A federal judge in NY ruled Wednesday that President Trump may not block users from following his Twitter account because the social media platform is a "public forum" protected by the First Amendment.
U.S. District Court Judge Gregory F. Van Tatenhove wrote that public officials "can choose whom to listen to on those platforms without offending the First Amendment".
White House press secretary Sarah Huckabee Sanders and former communications director Hope Hicks are dismissed as defendants in the suit, but social media director Daniel Scavino remains a defendant because he routinely accesses Trump's Twitter account.
One of the users blocked by Trump, according to the letter, was Holly O'Reilly, whose @AynRandPaulRand account was blocked in May 2017 after posting a GIF of Pope Francis glancing at Trump with a troubled expression, above which she wrote, "This is pretty much how the whole world sees you".
The court also examined the evidence and found that despite the Executive's arguments that his Twitter accounts are, for various reasons, in part private and not subject to rules limiting government spaces, the president's Twitter is definitively a public forum, meeting the criteria set out some time back by the Supreme Court.
It's unclear if Mr Trump will now unblock his critics, but the judge hinted the president could face legal action if he did not comply with the ruling.
Instead, she writes, "A declaratory judgment should be sufficient, as no government official-including the President-is above the law, and all government officials are presumed to follow the law as has been declared".
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The Department of Justice said in a statement that it "respectfully" disagrees with the ruling and is considering how to proceed.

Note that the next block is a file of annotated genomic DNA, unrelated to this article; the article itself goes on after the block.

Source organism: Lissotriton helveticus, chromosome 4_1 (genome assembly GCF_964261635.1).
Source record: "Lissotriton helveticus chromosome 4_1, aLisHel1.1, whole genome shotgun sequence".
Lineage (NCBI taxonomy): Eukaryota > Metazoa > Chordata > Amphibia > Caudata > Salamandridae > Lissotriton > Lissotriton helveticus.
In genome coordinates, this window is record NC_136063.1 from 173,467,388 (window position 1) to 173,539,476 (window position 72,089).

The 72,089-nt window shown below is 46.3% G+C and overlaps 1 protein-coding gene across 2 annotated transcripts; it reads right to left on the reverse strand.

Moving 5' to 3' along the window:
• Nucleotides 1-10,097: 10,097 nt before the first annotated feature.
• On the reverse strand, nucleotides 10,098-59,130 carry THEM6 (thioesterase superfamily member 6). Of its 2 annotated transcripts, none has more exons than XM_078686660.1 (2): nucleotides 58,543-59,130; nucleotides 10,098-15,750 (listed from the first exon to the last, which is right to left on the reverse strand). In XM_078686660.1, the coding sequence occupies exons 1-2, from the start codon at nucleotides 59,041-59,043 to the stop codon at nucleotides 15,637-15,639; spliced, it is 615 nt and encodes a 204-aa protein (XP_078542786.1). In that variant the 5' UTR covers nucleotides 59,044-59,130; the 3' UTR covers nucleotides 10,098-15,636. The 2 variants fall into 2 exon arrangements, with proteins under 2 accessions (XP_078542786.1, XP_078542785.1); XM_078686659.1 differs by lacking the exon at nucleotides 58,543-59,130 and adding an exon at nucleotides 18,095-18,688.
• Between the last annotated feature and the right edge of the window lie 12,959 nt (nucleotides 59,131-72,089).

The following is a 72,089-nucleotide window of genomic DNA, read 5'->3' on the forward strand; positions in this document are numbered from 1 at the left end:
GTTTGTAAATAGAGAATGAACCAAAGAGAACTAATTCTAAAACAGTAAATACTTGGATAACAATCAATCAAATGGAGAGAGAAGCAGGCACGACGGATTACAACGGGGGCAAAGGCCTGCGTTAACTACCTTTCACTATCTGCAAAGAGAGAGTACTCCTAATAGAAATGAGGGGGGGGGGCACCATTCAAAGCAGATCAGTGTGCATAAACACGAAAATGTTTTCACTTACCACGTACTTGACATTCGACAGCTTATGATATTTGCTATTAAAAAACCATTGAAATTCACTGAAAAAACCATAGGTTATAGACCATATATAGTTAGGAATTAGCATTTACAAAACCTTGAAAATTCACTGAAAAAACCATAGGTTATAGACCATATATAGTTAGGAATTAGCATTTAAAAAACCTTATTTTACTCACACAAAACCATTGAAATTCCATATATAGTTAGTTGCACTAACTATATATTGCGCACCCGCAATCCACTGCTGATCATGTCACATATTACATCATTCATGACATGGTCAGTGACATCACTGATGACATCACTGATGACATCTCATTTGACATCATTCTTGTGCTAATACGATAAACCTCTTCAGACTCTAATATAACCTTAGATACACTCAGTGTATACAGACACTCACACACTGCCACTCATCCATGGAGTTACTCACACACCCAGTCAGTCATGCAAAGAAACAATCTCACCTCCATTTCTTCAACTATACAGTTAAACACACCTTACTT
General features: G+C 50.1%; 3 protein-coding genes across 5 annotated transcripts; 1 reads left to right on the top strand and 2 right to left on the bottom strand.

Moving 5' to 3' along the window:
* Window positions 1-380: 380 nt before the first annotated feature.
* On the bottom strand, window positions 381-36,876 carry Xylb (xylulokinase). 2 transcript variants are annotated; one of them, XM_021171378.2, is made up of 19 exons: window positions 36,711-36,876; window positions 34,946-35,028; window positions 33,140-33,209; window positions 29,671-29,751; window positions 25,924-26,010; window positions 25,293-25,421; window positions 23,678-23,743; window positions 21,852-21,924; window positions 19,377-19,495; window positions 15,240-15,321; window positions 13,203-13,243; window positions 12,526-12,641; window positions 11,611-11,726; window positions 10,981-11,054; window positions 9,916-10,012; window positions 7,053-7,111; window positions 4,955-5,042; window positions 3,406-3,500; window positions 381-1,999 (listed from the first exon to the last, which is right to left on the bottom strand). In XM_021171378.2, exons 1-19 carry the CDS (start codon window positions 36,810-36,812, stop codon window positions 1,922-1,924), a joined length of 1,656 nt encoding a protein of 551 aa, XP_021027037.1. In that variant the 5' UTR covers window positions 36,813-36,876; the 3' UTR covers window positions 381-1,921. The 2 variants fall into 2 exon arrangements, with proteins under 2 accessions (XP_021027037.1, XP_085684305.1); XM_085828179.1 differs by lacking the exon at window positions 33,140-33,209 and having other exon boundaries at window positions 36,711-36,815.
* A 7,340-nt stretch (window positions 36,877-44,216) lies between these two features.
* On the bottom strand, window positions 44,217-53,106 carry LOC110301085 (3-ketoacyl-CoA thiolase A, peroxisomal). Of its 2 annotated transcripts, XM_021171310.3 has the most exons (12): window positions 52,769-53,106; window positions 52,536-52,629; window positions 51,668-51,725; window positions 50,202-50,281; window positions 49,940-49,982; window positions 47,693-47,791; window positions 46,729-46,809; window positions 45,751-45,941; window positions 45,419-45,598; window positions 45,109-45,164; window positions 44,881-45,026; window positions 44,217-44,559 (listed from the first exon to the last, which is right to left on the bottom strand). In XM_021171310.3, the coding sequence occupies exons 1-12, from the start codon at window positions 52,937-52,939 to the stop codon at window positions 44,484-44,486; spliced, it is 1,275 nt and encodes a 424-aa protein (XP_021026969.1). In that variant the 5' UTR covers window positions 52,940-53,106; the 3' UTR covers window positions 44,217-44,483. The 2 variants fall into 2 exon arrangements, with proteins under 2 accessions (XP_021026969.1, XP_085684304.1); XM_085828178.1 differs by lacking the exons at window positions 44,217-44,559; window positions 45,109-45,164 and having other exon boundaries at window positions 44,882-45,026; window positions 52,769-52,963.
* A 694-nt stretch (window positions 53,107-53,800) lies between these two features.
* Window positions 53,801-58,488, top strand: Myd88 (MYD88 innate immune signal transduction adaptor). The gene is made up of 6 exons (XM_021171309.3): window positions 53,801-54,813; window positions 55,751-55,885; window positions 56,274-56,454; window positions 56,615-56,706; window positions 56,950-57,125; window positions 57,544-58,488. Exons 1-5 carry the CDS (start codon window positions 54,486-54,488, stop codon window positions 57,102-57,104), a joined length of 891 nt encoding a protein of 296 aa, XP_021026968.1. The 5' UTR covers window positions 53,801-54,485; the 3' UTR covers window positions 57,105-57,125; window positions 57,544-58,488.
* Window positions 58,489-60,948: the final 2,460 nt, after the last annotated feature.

"Because of the way the President and his aides use the @realDonaldTrump Twitter account, the account is a public forum under the First Amendment", the lawsuit states. Trump was engaging in unconstitutional viewpoint discrimination by blocking critics in a "public forum", the court ruled. Other well-known people blocked from his account include author Stephen King, actor Rosie O'Donnell and model and cookbook author Chrissy Teigen.
Eugene Volokh, a University of California Los Angeles School of Law professor who specializes in First Amendment issues, said the decision's effect would reach beyond Trump.
Enlarge / These Twitter users are participating in a constitutionally protected public forum, a federal judge has ruled.
Her analysis highlights the conversational nature of Twitter as a platform, and notes that Trump would have been better off muting the users whose opinions he'd rather not read because blocking them restricts their ability to speak by limiting their ability to reply to his tweets. The president has more than 52 million followers on Twitter.
Crucially, she found that President Trump's stature as the, um, President, did not qualify for any sort of exemption.
The bigger impact here, however, is that this ruling applies to all public officials in the US.
Today, the federal district court judge in that case agreed.